Good Ole Cabin Fever’s Here Again

Cabin fever probably got its name from people actually be forced to remain in their cabins during these bitter cold winter months of the year. That’s the reason for all those root cellars where hardy vegetables were stored in barrels of sand and the insanity associated with canning before the frost hit and lots of other good American traditions—all of which are here in one form or another. Liquor probably played a role, too.

We may live in single family homes with indoor plumbing and heating or we may bunk in condos and not log cabins but our internal mechanism that regulates both our mood and our metabolism is printed in as any hard-wired program we may conceive. The laws of survival (nod to Charles Darwin and Jean-Baptiste Lamarck) hammered specifics into our genes to predetermine how we manage the cold winters no matter where we live.

As the sun shifts its angle at which it strikes the earth, our eyes imperceptibly note the changes and begin to initiate a program via these neural pathways. It is this evolutionary-primed pathway that will begin to express its power in us and animals.

Birds will strike out on their journeys to southern climes, bears will begin to prepare for hibernation and we will, seemingly, go about our normal everyday routines—but we won’t because Mother Nature’s Gene Patrol will be active in us, too.

Think about it. Is it really the cold weather that forces you to curb your activities and to be, probably, less active or might it be something else? On those gray days of winter, do you get up with less vigor and motivation than you do in the Spring?

You can shrug it all off to anything you wish, but it’s your eyes that hold the key to happiness here. OK, maybe not the key to happiness (I’ll leave that to other writers to impart their pearls of wisdom) but certainly they enter into this primitive equation. Probably more effective than any Python program you could write, this program will fight you tooth and nail, but all is not lost. You do have several remedies.

Light coming into the eyes travels along the optic nerves (really brain stalks, but who’s being picky?) and hit the pineal gland that then releases melatonin. This brain hormone is responsible for sleep, reproductive activity and has been called the “third eye.” The gland is well-known as a regulator of our body’s biological clock and it’s the gland that tells birds to head out on their migration, but for us it means downtime. Computer geeks would think it needs to be “hacked” and that’s just what you can do because it is hackable.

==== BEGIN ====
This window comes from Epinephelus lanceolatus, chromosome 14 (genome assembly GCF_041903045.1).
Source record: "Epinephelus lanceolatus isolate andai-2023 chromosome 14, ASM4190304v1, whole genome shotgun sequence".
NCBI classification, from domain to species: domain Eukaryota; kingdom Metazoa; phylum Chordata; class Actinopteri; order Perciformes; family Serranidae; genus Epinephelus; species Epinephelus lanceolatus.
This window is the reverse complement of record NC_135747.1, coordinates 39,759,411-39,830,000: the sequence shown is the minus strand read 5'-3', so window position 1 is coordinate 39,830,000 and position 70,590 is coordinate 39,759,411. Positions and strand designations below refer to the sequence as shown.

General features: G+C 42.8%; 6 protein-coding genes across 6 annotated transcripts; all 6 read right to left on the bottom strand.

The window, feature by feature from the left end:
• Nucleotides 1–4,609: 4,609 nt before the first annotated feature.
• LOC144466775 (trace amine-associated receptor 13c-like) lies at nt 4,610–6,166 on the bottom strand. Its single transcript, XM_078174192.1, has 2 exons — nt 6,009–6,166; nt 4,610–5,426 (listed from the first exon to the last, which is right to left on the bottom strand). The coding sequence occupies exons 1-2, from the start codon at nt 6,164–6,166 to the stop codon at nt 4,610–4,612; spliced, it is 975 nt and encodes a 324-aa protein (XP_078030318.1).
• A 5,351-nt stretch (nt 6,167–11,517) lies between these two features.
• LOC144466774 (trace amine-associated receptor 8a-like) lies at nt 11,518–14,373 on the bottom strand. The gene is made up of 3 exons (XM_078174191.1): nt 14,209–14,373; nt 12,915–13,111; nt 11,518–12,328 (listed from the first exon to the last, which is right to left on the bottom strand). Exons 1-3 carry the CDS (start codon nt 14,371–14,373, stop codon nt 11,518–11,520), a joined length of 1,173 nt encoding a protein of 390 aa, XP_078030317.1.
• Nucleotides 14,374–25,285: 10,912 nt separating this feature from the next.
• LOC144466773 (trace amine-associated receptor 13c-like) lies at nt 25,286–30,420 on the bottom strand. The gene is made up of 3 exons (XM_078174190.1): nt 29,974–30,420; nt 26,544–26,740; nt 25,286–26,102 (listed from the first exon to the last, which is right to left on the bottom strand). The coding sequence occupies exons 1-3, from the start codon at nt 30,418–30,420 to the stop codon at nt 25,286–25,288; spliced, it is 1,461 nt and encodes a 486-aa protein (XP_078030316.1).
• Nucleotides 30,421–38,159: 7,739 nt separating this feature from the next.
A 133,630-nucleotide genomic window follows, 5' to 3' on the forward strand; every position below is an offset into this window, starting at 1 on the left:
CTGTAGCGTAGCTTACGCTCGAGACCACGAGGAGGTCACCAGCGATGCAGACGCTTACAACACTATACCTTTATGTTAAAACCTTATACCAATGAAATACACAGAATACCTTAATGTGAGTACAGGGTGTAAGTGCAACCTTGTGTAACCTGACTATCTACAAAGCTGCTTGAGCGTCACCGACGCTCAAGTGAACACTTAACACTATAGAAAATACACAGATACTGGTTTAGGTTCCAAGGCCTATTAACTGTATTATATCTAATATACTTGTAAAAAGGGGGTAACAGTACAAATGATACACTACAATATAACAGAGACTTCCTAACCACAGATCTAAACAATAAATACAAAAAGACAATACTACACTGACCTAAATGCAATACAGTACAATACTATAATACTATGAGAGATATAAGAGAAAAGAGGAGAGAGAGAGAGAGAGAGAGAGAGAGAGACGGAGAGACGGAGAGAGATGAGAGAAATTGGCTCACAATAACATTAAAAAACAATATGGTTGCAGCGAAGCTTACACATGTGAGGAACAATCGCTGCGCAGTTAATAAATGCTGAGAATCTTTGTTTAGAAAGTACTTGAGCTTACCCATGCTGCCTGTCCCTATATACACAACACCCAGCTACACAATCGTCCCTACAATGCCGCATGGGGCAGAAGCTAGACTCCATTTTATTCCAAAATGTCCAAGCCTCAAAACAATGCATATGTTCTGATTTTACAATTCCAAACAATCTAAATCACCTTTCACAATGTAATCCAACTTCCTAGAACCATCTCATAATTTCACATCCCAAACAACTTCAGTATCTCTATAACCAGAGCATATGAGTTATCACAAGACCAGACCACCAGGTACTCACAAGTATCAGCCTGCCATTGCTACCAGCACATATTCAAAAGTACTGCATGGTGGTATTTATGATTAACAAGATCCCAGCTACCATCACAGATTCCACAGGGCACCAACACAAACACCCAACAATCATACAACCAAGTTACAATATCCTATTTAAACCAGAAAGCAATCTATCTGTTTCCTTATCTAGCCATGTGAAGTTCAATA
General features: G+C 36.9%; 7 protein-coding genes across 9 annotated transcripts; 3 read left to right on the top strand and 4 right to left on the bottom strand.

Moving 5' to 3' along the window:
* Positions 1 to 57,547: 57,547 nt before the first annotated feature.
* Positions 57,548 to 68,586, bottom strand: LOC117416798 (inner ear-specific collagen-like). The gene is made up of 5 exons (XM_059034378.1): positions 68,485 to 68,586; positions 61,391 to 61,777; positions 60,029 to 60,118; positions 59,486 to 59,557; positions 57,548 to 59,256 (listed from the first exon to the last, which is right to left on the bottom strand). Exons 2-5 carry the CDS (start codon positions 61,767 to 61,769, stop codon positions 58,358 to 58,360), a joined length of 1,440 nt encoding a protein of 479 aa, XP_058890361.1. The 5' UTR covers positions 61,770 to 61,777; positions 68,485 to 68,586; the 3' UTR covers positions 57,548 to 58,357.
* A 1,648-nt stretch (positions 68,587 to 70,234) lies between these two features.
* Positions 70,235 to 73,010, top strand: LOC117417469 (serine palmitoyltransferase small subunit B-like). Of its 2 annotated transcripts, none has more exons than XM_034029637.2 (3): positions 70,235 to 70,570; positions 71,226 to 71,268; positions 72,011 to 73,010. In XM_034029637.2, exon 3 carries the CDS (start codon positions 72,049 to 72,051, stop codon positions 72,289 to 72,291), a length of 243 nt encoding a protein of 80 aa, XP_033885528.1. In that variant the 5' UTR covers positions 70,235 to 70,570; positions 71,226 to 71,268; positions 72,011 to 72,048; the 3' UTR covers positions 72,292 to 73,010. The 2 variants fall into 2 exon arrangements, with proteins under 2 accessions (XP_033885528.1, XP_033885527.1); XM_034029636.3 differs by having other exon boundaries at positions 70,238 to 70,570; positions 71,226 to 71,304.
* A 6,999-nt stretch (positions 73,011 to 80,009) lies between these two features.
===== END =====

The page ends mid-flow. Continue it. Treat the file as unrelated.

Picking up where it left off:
Researchers have been talking about the value of adjusting the light in our lives to combat what they’ve labeled as Seasonal Affective Disorder (SAD) but I tend to wonder if they’re right. My reasoning? Not everyone has winter SAD and some people actually have it in the summertime when there’s lots of light available. So, what’s up with that? I don’t believe they’ve given us an adequate answer to that but it just has to be light-related, yes? OK, maybe not.

Although you may feel a bit less active in the winter months, you probably don’t have SAD and might just be experiencing a lack of available activities outside your home and you’re getting bored and antsy. So what do you do? Obviously, you begin to do things in the home to counteract this.

Combating Winter Sluggishness/Cabin Fever

The first thing to do is begin to:

1. Plan activities for the Spring or later in the year. This can bring a good measure of fun and anticipation into your life. Use these darker times to plan something you’d really like to do.

2. Try to get some sunshine whenever you can, even if it’s in the home/office reading near a window. You really don’t need a fancy light box because full-spectrum light isn’t an absolute necessity. Just get into some light and it will brighten you up.

3. Exercise in your home. You don’t need a treadmill or expensive equipment. A 1 lb. can of tomatoes can serve as a good dumb bell for arm exercises and elastic stretch bands can provide all-over exercises. Keep the bands in the office, too. Take a look at YouTube for some videos that you can do. Download the videos and watch them at home. You can choose any YouTube download software you want, so don’t think this is the only program that will work for you.

4. What about activities with friends and family where you watch a movie, play a board game or discuss a film/book/whatever? You’re not the only one feeling isolated and down, you know. Build it into your schedule and set one night a week aside for this.

5. Watch your diet! If there ever was a time to be careful, it’s in those winter months. Carbohydrate craving can spark an interest in foods that may make you feel good, but will show up on your waistline. Yes, fresh fruit, vegetables and lay off the sauces, sugary drinks and bread. I know, I know, there’s nothing like fresh baked bread, so who said you can’t make a few loaves with friends and share them? Good idea if you don’t then sit down and eat everything you’ve just baked.

6. Learn something new like computer programming? Ah, now that’s going to be something you can appreciate and do for years and it helps in the job market, too. Yes, there are free on-line courses that will teach you one of the most powerful languages around, Python, and there are wonderful bookswith videos to help. Go at your own pace and you CAN DO IT. Two authors placed the books online free and they do provide links to where you’ll find them. Here’s one and here’s another.

There you have a few things to get you through this year and every year to come. It’s a list that lives and to which you can add things that are especially helpful to you. Now, go do it.

Written by

Dr. Farrell is a psychologist, WebMD consultant, SAG/AFTRA member, author, interested in film, writing & health. Website:

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